At 12/01/2006 11:55 AM, Blogger e4 said...

Yeah, it's too bad you can't keep a couple chickens in most surburban or urban areas.

City-based livestock, hmmm... Compost worms? Honeybees? Rabbits? How about yeast? Guess that's more of a fungus, though, huh... Maybe gardening is the way to go. Maybe some berries or dwarf fruit trees?

See if your library or bookstore has Gaia's Garden. Incredible ideas for smallish spaces.

The Path to Freedom folks are doing amazing things in the heart of Pasedena, but they apparently have some zoning freedom because they've got animals.

At 12/01/2006 12:21 PM, Blogger Madcap said...

I think it's a great scheme, particularly within the model we're currently living. I particularly enjoy barter, when you can find someone who's got some integrity.

At 12/01/2006 10:34 PM, Blogger Emme said...

This is a great scheme. It has so many benefits to your neighborhood. I look forward to reading more!

At 12/02/2006 9:33 AM, Blogger Deb said...

This series made for some interesting Saturday morning reading! It's always encouraging to hear about others who are making a difference, not by donating to this or that organization and ranting about how we humans are messing things up, but by doing something about it in the way they live their lives.

At 12/02/2006 6:45 PM, Blogger Beo said...

Maybe its an NSA (neighbor)? I love the layered benifits: good food building good community building ecological awareness.

There is a great cookbook produced by the Madison, WI area CSA council called
Asparagus to Zucchini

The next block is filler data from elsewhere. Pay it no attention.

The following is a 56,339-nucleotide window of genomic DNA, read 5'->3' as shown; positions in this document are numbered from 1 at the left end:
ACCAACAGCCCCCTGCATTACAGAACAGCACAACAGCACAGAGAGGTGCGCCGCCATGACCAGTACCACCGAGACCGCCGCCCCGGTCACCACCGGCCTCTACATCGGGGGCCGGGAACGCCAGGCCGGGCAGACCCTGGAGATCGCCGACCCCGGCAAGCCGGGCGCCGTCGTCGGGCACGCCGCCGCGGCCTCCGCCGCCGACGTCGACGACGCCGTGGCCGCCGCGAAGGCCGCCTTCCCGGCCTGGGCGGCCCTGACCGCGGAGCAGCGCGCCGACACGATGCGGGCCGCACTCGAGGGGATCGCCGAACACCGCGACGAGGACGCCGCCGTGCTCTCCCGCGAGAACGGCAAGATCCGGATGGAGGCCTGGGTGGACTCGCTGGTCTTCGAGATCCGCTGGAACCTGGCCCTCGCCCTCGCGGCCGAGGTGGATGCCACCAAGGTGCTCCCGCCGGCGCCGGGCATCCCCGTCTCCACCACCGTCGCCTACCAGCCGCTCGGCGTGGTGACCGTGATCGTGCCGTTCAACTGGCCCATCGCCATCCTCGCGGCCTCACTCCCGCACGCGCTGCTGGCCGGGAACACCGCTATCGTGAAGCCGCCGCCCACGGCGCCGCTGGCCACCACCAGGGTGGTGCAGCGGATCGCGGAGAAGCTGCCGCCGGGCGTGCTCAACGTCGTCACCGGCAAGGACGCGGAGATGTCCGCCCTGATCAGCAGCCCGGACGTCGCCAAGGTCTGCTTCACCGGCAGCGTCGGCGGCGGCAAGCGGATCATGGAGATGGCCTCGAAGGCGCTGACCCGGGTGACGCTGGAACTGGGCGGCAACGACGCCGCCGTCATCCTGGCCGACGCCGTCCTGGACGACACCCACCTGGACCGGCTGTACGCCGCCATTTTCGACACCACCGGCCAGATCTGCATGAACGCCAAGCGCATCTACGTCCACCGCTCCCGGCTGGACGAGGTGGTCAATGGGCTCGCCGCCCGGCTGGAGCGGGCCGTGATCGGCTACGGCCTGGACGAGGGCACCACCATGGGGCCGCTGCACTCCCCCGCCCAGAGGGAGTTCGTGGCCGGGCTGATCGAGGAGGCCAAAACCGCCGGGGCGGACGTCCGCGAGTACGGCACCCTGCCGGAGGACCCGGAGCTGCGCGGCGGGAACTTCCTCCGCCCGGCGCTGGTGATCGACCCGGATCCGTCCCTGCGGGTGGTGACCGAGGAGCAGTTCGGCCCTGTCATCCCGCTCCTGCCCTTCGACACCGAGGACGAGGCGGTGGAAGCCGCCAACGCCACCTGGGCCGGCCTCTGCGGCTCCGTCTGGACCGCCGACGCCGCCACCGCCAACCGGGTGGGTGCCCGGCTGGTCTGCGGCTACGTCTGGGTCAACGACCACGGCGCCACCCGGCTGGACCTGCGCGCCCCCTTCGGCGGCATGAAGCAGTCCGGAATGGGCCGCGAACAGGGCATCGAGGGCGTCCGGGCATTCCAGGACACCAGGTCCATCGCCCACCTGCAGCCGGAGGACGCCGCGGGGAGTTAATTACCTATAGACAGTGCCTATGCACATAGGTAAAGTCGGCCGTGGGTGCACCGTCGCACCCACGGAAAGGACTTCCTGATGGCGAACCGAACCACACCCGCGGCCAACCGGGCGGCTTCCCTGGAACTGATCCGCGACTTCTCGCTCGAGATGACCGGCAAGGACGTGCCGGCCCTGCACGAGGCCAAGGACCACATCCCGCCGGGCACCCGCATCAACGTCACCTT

that groups recipes by vegetable so you can cook by what you have not what you want to eat. Good recipes, great idea.

At 12/05/2006 10:17 AM, Blogger e4 said...

Madcap - yes, I'm a big fan of barter too. What's useless to me might be a godsend for you, and vice versa.

Emme - We'll see how it goes. It'll probably take at least a few years to get very far along, but it'll be an interesting journey.

Deb - Yeah, I tend to get a bit depressed thinking about what a mess we seem to have made of things, but I find that for me, action is the antidote to that depression.

Beo - NSA, I like it. I will definitely be looking for a copy of that book...

At 8/14/2010 12:54 PM, Anonymous Anonymous said...

I have to be the devil's advocate on this one... you don't change the world, you're tagged, logged, and then noted as the place to go when SHTF when everyone else needs what they now know you have.

I'm VERY wiggy about this, personally. We had to get our kids disbudded this week - I purposely found a farmer on-line to do it for us so that the vets don't have a record of us even having critters. No National Livestock ID shtuff for me, thanks. No neighbors aware of what I've got in the woods.

And the farmer we found... he wondered how we got his number. Dude, you are REGISTERED, they have your name, your number, your address on-line and everyone knows what you have and what you do.

I'm sorry, but that scares the crap out of me. Changing the world only works if you're not part of the system. Otherwise, you belong to them... and the only change will be them coming to take from you.